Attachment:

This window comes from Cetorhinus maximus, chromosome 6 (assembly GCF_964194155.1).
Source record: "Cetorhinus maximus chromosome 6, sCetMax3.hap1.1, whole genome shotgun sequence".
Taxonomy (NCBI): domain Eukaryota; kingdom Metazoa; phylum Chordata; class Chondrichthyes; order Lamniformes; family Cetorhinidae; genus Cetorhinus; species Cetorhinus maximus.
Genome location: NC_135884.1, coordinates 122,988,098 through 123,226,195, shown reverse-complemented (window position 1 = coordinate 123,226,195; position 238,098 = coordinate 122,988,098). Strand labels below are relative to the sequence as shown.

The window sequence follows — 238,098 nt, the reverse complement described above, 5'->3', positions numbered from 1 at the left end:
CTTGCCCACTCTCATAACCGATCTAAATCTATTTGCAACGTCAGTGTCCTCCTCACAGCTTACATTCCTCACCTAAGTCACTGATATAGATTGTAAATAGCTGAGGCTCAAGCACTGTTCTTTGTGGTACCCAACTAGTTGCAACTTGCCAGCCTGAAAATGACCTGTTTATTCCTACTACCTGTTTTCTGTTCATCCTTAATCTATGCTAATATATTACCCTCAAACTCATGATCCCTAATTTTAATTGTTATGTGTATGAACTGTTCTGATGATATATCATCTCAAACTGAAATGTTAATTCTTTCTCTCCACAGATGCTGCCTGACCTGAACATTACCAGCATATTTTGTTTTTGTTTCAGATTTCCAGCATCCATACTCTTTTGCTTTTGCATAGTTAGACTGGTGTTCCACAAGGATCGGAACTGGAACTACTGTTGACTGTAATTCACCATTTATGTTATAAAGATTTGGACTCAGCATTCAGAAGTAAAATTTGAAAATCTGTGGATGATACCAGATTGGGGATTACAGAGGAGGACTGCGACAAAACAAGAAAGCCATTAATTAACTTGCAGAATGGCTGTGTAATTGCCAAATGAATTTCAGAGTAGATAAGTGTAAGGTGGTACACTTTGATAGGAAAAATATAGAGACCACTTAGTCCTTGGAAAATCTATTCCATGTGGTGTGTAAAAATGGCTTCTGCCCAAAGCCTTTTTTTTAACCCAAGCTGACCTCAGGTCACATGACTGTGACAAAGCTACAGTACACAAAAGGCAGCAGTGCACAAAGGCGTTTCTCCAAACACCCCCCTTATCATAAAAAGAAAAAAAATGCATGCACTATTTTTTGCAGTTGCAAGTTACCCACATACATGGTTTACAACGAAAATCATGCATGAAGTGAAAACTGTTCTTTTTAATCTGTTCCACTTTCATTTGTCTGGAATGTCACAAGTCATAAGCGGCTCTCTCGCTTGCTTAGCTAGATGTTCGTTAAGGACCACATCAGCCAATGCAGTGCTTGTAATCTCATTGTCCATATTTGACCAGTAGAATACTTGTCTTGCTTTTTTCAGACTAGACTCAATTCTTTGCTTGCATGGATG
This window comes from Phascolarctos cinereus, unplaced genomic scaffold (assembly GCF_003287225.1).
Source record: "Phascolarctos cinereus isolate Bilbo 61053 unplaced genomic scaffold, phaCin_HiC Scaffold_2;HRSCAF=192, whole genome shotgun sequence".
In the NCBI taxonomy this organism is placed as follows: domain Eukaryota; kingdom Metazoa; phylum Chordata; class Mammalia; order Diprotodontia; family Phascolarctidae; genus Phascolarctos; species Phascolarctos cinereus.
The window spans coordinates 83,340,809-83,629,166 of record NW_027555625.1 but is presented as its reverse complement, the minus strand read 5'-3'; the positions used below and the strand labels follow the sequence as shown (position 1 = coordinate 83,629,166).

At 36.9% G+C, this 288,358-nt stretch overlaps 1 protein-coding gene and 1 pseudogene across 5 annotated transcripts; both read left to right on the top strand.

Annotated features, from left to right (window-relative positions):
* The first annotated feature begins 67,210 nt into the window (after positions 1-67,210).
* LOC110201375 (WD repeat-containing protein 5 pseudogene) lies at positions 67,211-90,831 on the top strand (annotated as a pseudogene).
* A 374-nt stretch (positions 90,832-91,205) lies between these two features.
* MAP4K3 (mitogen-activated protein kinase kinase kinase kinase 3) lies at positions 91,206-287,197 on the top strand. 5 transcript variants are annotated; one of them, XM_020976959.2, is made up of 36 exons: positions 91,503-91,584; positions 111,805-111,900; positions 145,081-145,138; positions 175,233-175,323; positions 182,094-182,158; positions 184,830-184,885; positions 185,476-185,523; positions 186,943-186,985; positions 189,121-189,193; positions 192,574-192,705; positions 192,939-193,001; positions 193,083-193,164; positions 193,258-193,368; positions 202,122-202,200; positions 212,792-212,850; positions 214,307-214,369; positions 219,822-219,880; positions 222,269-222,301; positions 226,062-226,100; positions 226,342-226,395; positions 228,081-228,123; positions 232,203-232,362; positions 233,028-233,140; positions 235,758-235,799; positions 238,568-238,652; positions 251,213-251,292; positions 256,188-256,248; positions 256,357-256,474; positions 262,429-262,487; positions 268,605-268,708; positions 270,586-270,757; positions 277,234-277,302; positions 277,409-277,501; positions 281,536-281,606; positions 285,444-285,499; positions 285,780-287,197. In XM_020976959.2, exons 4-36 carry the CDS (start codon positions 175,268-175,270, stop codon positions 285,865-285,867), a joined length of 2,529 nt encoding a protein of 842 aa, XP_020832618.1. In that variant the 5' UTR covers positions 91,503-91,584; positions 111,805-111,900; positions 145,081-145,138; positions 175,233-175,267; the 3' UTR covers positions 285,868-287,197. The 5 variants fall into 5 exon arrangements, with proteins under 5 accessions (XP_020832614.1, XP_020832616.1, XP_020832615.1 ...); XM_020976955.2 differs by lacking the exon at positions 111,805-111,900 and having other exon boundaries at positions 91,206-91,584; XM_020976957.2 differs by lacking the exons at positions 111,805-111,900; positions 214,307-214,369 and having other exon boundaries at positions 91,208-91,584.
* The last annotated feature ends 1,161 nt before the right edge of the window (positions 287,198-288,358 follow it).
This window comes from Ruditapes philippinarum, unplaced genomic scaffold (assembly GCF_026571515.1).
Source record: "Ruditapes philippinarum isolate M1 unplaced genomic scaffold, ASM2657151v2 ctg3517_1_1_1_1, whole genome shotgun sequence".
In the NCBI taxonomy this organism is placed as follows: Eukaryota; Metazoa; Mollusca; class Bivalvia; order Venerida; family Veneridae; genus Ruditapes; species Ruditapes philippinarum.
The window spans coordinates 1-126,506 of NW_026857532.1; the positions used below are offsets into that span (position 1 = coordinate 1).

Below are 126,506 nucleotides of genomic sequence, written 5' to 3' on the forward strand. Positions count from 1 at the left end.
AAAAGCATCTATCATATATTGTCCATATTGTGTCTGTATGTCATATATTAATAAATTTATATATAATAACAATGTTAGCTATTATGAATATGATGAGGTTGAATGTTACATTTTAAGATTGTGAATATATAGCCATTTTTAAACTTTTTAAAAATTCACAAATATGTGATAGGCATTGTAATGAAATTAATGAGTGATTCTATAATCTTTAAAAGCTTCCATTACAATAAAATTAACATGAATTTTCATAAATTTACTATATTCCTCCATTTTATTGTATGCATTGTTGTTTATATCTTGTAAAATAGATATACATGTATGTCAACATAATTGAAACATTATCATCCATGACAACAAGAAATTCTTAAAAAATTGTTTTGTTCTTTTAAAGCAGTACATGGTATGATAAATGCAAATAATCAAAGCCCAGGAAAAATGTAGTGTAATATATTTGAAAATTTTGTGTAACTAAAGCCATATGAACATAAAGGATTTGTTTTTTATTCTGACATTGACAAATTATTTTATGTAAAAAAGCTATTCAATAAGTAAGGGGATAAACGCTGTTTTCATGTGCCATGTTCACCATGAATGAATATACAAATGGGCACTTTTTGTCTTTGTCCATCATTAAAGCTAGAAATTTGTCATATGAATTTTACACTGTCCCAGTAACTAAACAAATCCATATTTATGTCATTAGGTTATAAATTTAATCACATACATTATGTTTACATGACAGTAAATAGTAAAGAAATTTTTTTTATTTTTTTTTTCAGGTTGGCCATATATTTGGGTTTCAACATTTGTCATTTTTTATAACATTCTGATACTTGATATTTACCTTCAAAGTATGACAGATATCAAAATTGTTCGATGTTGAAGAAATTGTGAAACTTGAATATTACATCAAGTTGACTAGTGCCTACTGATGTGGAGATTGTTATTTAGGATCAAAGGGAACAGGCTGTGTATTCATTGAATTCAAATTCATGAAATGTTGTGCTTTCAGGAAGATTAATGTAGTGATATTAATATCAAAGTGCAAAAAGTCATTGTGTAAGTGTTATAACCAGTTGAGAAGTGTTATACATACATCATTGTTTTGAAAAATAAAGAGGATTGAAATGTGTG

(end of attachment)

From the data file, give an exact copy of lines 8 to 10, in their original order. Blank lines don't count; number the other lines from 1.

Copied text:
Source record: "Phascolarctos cinereus isolate Bilbo 61053 unplaced genomic scaffold, phaCin_HiC Scaffold_2;HRSCAF=192, whole genome shotgun sequence".
In the NCBI taxonomy this organism is placed as follows: domain Eukaryota; kingdom Metazoa; phylum Chordata; class Mammalia; order Diprotodontia; family Phascolarctidae; genus Phascolarctos; species Phascolarctos cinereus.
The window spans coordinates 83,340,809-83,629,166 of record NW_027555625.1 but is presented as its reverse complement, the minus strand read 5'-3'; the positions used below and the strand labels follow the sequence as shown (position 1 = coordinate 83,629,166).